The Little Princess is one of those classics that I some how managed to miss in my childhood. My copy of The Secret Garden was worn and tattered, but that was my only exposure to Frances Hodgson Burnett's writing. I have to admit now to a small feeling of regret that I didn't read it until this month! (I felt that way about the Betsy Tacy books when I discovered them several years ago). However, finally reading it in 2014 means that I got to share it with my girls which was a delight. My girls had actually watched the movie a couple of years ago with their Dad, but I had somehow missed it. While they remembered bits and pieces of the story, I was unfamiliar with more than the barest minimum.
This is the story of Sara Crewe, the well-to-do daughter of a British solider stationed in India. Her father decides that she needs a little more structure to her education and sends her to Miss Minchin's Seminary and boarding school in London. As her father is quite wealthy, she is given quite a few extra privileges at the school - her own private room and parlor, a carriage and pony of her own to take her wherever she wants to go, and a maid to take care of her clothing and serve her. This causes some (a lot of!) animosity on the part of both Miss Minchin (the headmistress) as well as many of the girls in the school. You would think that Sara would be spoiled and insufferable, but that isn't the case at all. She's kind to the other girls and generously shares what she has with them. She is also a master storyteller and most evenings find her spinning tales of India, enchantments and princesses to her schoolmates.
However, you can see coming that tragedy is going to befall poor Sarah. Her father invests all their money with a best friend and in some risky diamond mines. Sadly, the mines fail and Sarah's father becomes sick at heart and eventually contracts an illness and dies. When the news of this reaches Miss Minchin, she is furious. Her star pupil is now penniless and left on her hands with no other family to care for her. She puts Sarah to work, takes away all her possessions, and moves her to the attic to live with the scullery maid. Sarah never complains. She does her work and still tries to be kind to the girls in the school. Her philosophy seems to be summed up at the end of one of the chapters when she reaches her very lowest point and it doesn't seem that her life can get much worse than it is right then:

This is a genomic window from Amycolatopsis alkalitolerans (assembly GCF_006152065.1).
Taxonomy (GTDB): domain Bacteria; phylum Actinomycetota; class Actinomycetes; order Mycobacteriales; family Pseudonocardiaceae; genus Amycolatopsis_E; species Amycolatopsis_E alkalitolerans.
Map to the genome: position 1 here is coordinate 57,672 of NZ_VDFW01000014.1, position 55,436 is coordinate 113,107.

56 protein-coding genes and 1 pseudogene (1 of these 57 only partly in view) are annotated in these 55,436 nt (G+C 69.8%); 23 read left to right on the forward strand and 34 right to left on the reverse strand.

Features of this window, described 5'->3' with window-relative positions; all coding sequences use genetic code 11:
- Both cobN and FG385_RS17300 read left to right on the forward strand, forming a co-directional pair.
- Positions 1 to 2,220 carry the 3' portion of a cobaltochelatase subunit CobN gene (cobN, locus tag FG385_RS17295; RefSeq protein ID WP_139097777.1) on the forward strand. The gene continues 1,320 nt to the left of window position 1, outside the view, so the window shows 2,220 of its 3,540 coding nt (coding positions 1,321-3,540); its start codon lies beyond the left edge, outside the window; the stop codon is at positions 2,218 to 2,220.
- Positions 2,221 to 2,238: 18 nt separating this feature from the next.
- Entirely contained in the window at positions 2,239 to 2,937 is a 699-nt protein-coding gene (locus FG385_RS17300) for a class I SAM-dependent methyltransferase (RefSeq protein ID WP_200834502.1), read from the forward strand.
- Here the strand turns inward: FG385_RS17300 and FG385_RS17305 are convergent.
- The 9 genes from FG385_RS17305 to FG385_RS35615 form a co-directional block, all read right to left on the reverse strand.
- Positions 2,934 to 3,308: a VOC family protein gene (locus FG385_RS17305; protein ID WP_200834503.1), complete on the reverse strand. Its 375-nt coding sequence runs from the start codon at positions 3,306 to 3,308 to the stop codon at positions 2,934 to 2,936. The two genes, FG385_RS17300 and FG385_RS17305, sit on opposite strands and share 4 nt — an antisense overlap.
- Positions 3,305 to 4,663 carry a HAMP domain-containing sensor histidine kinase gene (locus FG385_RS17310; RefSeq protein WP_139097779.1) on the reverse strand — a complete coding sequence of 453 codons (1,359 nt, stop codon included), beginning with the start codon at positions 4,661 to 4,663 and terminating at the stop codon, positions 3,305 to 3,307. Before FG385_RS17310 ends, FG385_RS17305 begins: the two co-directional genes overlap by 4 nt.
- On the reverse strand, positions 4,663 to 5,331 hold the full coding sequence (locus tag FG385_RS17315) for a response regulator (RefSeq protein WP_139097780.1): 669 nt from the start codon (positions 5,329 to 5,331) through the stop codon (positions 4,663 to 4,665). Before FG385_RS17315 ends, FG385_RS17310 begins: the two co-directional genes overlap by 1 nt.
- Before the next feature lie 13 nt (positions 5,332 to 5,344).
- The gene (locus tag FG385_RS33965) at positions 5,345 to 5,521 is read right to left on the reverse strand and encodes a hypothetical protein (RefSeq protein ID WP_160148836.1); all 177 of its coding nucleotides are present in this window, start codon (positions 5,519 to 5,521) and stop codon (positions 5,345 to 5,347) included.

But in Sara's hungry eyes the old light had begun to glow and transform her world for her. Here in the attic - with the cold night outside - with the afternoon in the sloppy streets barely passed - with the memory of the awful unfed look in the beggar child's eyes not yet faded - this simple, cheerful thing had happened like a thing of magic.I'll leave my book report off here, because if you haven't read it, I don't want to spoil how it ends for you! Needless to say, the girls and I were quite smitten with the story and I had to invoke my own rule of not reading ahead in the book to find out what happens. I will say we were all quite pleased with out it turned out. : ) If you have little girls, please pick up a copy of this and read this with them this summer.
She caught her breath.
'Somehow, something always happened,' she cried, 'just before things get to the very worst. It is as if the Magic did it. If I could only just remember that always. The worst thing never quite comes.'
Linking up with Amy at Hope is the Word for Read-Aloud Thursday.